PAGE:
Jean Wendland Porter
Jean Wendland Porter

A friend recently told me that her co-worker doesn’t believe in vaccines. They are microbiologists.

I know of someone who is a flat-earth believer. He’s an amateur pilot.

We see healthcare workers wearing masks below their noses, effectively making them ineffective and useless. There is no excuse for discounting the science. For the last six months, healthcare workers have been encouraged, no, mandated to wear masks at work, and in the community. We are protecting ourselves. But it’s obvious to those of us who work with COVID-19 patients that we must protect others from us. Asymptomatic spread is a continuing concern.

Now The New York Times says that the masks we wear at work may actually be protecting us by allowing just enough of the virus through to create an immune response. Wearing a mask may be like getting tiny inoculations every day. Not enough to make us sick; just enough so that we don’t. This theory is unproven. But wouldn’t that be a kick in the behind if it were true? We are careful. We have seen the devastation and tragedy that this virus is causing, and by protecting ourselves from direct infection, we are protecting ourselves in the long run, as well as protecting our loved ones.

The New England Journal of Medicine has published a commentary stating that “variolation” may be protecting health care workers more than we knew. What’s variolation? It typically refers to how people got smallpox immunity in the 19th century and is not a replacement for vaccination. It allows small doses of exposure over a long period of time as prophylaxis against infection. The theory that is posited here is that those small doses that sneak in through or under the mask are keeping us well. Larger doses, i.e., without a mask, will lead to severe symptoms, and we know where that can lead.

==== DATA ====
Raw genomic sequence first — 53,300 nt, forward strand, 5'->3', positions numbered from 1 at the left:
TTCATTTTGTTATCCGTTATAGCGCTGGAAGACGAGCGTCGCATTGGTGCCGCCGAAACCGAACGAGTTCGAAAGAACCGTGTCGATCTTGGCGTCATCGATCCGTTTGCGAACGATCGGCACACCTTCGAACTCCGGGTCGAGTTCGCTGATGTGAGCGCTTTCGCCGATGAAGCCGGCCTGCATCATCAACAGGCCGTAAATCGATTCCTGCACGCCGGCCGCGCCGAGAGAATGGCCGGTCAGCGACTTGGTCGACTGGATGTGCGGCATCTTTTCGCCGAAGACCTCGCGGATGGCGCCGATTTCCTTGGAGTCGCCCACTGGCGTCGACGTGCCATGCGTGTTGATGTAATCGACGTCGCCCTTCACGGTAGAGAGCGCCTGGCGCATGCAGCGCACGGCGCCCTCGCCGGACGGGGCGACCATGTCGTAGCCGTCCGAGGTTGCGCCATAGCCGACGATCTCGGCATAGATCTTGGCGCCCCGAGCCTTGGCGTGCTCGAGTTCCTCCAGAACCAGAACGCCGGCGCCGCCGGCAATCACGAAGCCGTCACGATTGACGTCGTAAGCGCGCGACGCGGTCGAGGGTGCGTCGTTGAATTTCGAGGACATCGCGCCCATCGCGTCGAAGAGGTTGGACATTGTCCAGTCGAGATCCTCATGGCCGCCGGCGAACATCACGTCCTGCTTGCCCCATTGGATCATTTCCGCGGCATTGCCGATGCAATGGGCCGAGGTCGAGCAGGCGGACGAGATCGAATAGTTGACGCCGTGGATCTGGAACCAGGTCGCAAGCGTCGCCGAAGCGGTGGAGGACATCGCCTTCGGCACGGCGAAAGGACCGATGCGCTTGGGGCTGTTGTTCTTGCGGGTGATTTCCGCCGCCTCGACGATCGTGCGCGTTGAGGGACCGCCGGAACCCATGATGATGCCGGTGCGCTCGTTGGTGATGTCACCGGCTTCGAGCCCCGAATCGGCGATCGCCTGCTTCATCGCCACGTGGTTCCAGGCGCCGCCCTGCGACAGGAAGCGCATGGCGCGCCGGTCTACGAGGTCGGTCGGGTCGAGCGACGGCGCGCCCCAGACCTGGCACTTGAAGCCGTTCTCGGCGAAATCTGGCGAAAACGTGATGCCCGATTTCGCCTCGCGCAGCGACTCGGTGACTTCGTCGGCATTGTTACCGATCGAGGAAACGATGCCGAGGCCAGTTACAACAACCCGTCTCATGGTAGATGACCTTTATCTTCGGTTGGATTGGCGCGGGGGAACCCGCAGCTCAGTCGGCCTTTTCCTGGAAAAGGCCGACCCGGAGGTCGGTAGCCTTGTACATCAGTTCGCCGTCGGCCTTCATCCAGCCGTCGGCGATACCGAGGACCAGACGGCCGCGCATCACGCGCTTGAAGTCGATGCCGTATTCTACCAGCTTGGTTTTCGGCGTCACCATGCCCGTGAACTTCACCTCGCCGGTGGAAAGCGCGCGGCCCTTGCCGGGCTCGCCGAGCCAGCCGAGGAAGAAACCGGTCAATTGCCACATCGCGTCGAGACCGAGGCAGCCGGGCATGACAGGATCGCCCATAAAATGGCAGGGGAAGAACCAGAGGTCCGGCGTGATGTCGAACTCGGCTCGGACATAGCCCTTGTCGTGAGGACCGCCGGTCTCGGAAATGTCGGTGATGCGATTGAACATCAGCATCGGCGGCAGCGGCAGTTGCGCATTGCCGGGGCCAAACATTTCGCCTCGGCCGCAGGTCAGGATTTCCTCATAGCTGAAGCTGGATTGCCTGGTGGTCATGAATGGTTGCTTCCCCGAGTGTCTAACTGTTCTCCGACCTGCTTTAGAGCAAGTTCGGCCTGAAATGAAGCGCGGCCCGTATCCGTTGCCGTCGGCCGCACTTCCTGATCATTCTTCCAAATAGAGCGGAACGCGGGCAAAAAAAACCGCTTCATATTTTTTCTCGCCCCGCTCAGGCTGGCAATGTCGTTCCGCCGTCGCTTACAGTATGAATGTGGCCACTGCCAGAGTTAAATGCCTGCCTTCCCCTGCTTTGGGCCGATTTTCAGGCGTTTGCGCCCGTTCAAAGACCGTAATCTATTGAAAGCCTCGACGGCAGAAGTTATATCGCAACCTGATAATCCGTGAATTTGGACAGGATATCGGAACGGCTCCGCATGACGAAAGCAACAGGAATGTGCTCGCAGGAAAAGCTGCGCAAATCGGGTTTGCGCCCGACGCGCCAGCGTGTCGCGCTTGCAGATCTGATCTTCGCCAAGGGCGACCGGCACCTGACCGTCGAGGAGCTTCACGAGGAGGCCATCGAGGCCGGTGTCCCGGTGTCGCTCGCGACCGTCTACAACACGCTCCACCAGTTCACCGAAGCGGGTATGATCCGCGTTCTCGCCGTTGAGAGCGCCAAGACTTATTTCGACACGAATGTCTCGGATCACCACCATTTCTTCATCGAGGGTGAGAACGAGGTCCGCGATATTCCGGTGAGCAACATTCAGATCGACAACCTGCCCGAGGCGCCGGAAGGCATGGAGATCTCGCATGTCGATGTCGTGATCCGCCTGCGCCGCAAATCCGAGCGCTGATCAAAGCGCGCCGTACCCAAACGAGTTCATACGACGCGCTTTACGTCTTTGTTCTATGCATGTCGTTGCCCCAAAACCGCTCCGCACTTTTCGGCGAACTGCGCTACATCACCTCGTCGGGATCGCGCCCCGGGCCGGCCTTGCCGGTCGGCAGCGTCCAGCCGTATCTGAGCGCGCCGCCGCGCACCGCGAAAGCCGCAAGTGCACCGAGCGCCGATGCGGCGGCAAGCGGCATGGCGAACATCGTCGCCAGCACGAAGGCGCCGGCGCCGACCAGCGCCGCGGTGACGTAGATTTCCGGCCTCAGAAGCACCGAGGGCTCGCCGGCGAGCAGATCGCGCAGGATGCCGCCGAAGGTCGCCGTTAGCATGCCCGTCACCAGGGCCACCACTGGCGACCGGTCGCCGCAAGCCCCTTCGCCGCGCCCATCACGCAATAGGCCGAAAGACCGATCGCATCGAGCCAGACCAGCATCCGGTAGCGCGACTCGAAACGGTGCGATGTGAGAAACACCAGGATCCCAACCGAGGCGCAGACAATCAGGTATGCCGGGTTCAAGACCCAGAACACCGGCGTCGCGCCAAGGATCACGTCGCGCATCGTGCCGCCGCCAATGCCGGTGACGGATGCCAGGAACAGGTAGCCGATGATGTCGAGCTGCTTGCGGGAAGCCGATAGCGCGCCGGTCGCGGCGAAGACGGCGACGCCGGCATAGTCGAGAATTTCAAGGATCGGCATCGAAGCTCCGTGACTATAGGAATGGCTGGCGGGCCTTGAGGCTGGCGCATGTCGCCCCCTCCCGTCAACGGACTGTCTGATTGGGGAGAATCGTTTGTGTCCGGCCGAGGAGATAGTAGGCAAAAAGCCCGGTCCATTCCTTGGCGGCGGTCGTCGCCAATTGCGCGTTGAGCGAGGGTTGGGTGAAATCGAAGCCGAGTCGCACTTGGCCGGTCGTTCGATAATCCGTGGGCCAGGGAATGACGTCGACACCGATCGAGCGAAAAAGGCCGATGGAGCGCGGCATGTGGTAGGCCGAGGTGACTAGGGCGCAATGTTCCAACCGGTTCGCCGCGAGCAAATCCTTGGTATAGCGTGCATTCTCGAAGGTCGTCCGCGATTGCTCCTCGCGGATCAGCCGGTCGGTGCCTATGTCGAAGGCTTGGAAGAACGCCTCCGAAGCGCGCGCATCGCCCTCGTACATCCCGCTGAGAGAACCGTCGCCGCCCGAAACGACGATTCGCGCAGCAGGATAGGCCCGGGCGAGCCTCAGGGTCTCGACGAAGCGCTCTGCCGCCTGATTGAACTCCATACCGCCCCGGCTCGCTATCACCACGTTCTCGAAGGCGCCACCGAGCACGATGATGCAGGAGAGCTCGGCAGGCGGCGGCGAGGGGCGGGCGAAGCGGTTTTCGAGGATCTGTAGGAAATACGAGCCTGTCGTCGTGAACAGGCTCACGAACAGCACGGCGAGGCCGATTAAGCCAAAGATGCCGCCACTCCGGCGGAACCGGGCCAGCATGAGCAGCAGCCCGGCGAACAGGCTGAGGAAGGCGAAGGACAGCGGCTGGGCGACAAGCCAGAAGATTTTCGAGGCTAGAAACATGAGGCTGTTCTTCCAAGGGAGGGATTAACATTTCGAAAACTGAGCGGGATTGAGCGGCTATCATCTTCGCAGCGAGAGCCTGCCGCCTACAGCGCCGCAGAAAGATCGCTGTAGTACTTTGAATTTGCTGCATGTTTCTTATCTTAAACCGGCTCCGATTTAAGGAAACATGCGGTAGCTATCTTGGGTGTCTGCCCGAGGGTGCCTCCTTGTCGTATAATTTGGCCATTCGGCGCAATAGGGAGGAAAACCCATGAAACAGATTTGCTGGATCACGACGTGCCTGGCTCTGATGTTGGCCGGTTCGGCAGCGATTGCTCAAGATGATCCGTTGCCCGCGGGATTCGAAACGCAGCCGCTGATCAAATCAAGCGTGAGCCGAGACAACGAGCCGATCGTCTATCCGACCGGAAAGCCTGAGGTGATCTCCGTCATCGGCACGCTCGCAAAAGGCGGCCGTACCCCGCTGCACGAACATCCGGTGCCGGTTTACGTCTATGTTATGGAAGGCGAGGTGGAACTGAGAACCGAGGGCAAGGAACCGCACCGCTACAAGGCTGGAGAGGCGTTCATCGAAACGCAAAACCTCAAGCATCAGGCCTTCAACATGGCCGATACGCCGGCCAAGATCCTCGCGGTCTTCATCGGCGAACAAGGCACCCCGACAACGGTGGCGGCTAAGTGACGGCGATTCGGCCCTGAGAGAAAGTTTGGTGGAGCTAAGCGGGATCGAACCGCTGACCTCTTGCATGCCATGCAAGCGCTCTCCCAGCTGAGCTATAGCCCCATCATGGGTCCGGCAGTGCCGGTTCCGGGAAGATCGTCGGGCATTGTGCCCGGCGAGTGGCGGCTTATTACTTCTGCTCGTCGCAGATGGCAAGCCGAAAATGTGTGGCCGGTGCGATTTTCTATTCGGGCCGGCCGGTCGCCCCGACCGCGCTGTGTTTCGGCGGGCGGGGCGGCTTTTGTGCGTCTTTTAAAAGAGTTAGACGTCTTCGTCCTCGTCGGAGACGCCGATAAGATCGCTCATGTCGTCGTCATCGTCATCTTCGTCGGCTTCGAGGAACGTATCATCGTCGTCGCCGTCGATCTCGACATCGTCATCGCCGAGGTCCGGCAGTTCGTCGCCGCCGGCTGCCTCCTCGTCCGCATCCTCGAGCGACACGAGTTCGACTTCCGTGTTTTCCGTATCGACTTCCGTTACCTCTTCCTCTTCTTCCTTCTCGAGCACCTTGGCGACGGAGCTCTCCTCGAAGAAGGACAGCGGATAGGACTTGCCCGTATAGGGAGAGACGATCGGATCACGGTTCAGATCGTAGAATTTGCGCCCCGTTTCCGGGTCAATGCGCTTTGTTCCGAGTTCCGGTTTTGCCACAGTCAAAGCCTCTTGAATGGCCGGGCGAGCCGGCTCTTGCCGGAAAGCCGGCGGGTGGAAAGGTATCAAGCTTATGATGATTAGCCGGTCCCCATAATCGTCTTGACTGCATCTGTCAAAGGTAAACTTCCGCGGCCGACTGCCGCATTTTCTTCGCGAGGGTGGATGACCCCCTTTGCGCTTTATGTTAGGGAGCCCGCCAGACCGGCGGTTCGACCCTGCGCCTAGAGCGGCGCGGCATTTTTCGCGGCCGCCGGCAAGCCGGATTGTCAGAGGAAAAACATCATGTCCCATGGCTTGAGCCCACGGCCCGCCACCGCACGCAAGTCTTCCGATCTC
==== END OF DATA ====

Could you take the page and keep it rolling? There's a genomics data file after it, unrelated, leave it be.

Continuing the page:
My anecdotal experience is that few of us are getting sick. Few of us are getting positive tests from the bi-weekly mandated testing. We are doing something right. The patients who survive the hospital and wind up with us are those who say they trusted that having that mask-less baby shower outside would be safe.

Wearing masks at work and in the community is not just a means of keeping others safe. They may be improving our chances of getting through the next few months without getting sick. Focus on infection control by giving everyone the best possible chance and keep those masks coming.

Jean Wendland Porter, PT, CCI, WCC, CKTP, CDP, TWD is the regional director of therapy operations at Diversified Health Partners in Ohio.